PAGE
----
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Raymond v. Spirit Aerosystems Holdings, Inc.

United States District Court, D. Kansas

December 17, 2018

DONETTA RAYMOND, et al., Plaintiffs,



         This matter is before the court on the parties' cross-motions for partial summary judgment. (Docs. 338, 342.) The motions are fully briefed and are ripe for decision. (Docs. 341, 343, 356, 358, 366, 368.) For the reasons stated herein, Plaintiffs' Motion for Partial Summary Judgment (Doc. 338) is DENIED and Defendants'[1] Motion for Partial Summary Judgment (Doc. 342) is GRANTED IN PART and DENIED IN PART.

         I. Background

         Plaintiffs are former employees of Spirit. They filed this collective action on behalf of themselves and others under the Age Discrimination in Employment Act, 29 U.S.C. § 621 et seq. (“ADEA”), [2] alleging that Spirit unlawfully discriminated against them when it terminated their employment in a reduction-in-force (RIF), and later when it did not hire them for new job openings. The Plaintiffs also bring individual ADEA claims, and some assert claims under the Americans with Disabilities Act, 42 U.S.C. § 12101 et seq. (“ADA”) and/or the Family Medical Leave Act, 29 U.S.C. § 2601 et seq. (“FMLA”). (Doc. 1 at 2-3.)

         During 2013, Spirit engaged in a number of Human Resource (HR) actions to reduce its overhead, including offering employees early retirement incentives and laying off workers. Such actions were taken at Spirit's manufacturing facilities in Tulsa and McAlester, Oklahoma; in Kinston, North Carolina; and in Wichita, Kansas.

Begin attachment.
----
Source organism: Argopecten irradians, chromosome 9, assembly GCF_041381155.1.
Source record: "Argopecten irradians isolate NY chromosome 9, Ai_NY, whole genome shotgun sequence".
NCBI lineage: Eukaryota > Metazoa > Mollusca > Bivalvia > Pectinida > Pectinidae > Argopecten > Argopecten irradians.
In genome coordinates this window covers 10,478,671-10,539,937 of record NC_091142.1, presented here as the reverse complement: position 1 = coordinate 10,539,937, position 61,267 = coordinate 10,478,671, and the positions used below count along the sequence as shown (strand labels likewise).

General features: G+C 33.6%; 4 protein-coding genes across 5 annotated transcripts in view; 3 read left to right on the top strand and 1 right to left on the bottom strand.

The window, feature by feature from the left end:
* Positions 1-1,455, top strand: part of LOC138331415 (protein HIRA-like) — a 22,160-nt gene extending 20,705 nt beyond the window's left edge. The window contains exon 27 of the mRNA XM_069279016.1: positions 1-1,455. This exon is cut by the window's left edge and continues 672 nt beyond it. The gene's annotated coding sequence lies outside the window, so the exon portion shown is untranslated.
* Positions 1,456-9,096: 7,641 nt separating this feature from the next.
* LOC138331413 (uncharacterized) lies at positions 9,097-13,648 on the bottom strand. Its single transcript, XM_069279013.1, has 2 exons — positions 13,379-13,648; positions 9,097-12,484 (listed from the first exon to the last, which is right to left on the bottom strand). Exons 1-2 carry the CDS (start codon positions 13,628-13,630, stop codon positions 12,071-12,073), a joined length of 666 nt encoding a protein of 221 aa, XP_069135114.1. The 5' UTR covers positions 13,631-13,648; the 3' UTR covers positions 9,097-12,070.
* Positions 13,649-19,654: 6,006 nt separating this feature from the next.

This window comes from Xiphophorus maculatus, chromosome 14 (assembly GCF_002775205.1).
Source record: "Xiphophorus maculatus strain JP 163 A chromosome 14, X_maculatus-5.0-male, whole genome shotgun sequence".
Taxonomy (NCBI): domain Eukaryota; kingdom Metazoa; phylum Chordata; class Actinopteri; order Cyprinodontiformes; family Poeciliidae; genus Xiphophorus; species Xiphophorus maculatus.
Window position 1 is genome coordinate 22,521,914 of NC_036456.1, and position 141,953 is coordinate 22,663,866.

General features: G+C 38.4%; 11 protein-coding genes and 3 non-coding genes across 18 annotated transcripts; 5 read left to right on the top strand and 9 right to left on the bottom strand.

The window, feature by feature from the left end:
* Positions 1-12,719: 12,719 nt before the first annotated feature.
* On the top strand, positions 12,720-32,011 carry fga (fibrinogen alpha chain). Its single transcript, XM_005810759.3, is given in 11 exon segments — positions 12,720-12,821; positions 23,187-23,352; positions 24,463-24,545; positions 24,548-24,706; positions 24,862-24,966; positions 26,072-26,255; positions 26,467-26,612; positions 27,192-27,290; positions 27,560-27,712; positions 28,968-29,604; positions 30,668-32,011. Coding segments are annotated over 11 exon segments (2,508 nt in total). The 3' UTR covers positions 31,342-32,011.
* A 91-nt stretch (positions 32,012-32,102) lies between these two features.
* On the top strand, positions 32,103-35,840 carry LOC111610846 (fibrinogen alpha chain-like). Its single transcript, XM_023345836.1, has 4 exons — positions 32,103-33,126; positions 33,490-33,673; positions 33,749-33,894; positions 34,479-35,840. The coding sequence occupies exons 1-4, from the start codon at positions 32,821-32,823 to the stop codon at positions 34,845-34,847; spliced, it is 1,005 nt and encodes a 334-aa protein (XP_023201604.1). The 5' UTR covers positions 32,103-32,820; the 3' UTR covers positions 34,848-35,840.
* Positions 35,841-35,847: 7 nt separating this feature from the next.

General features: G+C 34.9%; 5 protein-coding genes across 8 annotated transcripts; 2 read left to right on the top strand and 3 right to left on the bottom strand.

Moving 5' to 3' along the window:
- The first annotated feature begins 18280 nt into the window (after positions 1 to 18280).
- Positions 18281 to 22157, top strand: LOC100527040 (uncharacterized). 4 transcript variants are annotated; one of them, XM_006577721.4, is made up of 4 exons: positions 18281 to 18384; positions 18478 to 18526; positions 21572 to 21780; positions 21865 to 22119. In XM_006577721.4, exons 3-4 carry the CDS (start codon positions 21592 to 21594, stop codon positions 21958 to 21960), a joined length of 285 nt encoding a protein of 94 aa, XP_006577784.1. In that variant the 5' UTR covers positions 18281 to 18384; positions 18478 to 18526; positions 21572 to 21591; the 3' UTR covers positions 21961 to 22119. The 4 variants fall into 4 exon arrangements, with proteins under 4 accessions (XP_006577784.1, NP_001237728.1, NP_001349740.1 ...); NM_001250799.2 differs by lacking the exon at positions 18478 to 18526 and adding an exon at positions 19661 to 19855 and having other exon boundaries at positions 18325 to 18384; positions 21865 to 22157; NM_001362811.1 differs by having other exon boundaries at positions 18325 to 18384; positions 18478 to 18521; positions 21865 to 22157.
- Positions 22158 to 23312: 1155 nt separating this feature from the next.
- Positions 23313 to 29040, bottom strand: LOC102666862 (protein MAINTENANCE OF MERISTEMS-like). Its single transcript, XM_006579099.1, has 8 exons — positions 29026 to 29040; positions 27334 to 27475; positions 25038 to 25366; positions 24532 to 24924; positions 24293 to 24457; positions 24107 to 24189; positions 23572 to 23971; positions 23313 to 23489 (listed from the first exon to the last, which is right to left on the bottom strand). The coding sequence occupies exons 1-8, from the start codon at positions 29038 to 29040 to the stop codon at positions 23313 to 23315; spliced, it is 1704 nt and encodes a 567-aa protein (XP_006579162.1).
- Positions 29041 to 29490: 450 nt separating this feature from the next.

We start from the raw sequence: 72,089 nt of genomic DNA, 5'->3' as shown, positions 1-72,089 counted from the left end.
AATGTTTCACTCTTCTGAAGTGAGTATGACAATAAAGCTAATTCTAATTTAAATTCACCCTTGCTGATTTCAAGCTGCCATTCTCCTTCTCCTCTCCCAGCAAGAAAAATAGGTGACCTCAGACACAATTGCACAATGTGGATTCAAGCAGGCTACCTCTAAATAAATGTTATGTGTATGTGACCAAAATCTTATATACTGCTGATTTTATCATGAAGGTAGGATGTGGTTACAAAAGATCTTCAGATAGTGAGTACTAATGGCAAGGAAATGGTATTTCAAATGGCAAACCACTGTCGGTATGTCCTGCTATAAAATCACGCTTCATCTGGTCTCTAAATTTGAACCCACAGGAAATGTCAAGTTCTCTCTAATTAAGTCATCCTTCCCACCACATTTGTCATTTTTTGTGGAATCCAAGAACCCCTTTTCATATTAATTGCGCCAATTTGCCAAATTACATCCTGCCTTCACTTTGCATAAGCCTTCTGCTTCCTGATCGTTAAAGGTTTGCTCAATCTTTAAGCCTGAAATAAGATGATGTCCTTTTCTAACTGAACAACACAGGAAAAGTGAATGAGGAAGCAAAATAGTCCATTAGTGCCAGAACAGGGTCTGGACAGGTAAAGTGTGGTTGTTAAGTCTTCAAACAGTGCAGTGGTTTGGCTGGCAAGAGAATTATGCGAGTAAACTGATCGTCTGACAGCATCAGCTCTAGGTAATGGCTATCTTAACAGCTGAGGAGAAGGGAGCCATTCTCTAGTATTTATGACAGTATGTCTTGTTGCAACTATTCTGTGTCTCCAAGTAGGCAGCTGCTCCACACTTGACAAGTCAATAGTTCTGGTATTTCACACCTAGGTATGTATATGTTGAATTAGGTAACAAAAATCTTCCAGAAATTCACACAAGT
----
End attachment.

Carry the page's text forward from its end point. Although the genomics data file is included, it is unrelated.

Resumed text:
In July 2013, Spirit implemented layoffs at its Wichita facility. There were 271 employees selected for layoff, including 221 represented by the Society of Professional Engineering Employees in Aerospace (SPEEA). Spirit offered each laid-off employee a severance package which included a lump-sum payment in exchange for a waiver of claims against Spirit. All but 11 of the employees impacted by the Wichita layoffs executed a release agreement containing a waiver.

         In 2016, 24 of the SPEEA-represented employees filed this lawsuit. They were later joined by 47 opt-in Plaintiffs. Of the 71 total Plaintiffs, 66 signed a release agreement. The Plaintiffs who signed the releases argue their waivers of ADEA claims were not knowing and voluntary under the standards of the Older Workers Benefit Protection Act (OWBPA), 29 U.S.C. § 626. The parties agreed to conduct the litigation in two phases, with the first phase to address the validity of the ADEA waivers. The parties have now filed cross-motions for summary judgment addressing that issue.

         II. Uncontroverted facts

         Plaintiffs' 53-page statement of facts (Doc. 341) contains a multitude of assertions that are not supported by the materials cited in support, or that constitute argument. Spirit disputes almost all of Plaintiff's allegations (and then some) in a 203-page responsive statement. (Doc. 358-1.) Plaintiffs' responsive statement to Spirit's own statement of facts, meanwhile, runs 100 pages. (Doc. 356.) The briefs, responses, and replies supporting the motions total about 400 pages, with over 150 footnotes, and the materials cited in support exceed 5, 000 pages. The parties' factual presentations are, in the court's view, highly argumentative and excessively contentious, making it difficult to compile a statement of facts - many of which should have been undisputed.

         The parties' difficulties likely stem in part from the governing law, which employs vague standards making virtually every aspect of an employer's business operations a consideration in deciding ADEA waiver issues. See e.g., 29 C.F.R. § 1625.22(f)(3) (employer's OWBPA disclosure obligation is based on “its organizational structure and decision-making process” and must be determined “on a case-by-case basis.”) With that background in mind, the court has attempted to compile a comprehensible statement of facts. The following statement excludes any of the parties' assertions that are immaterial or unsupported by the record cited.[3]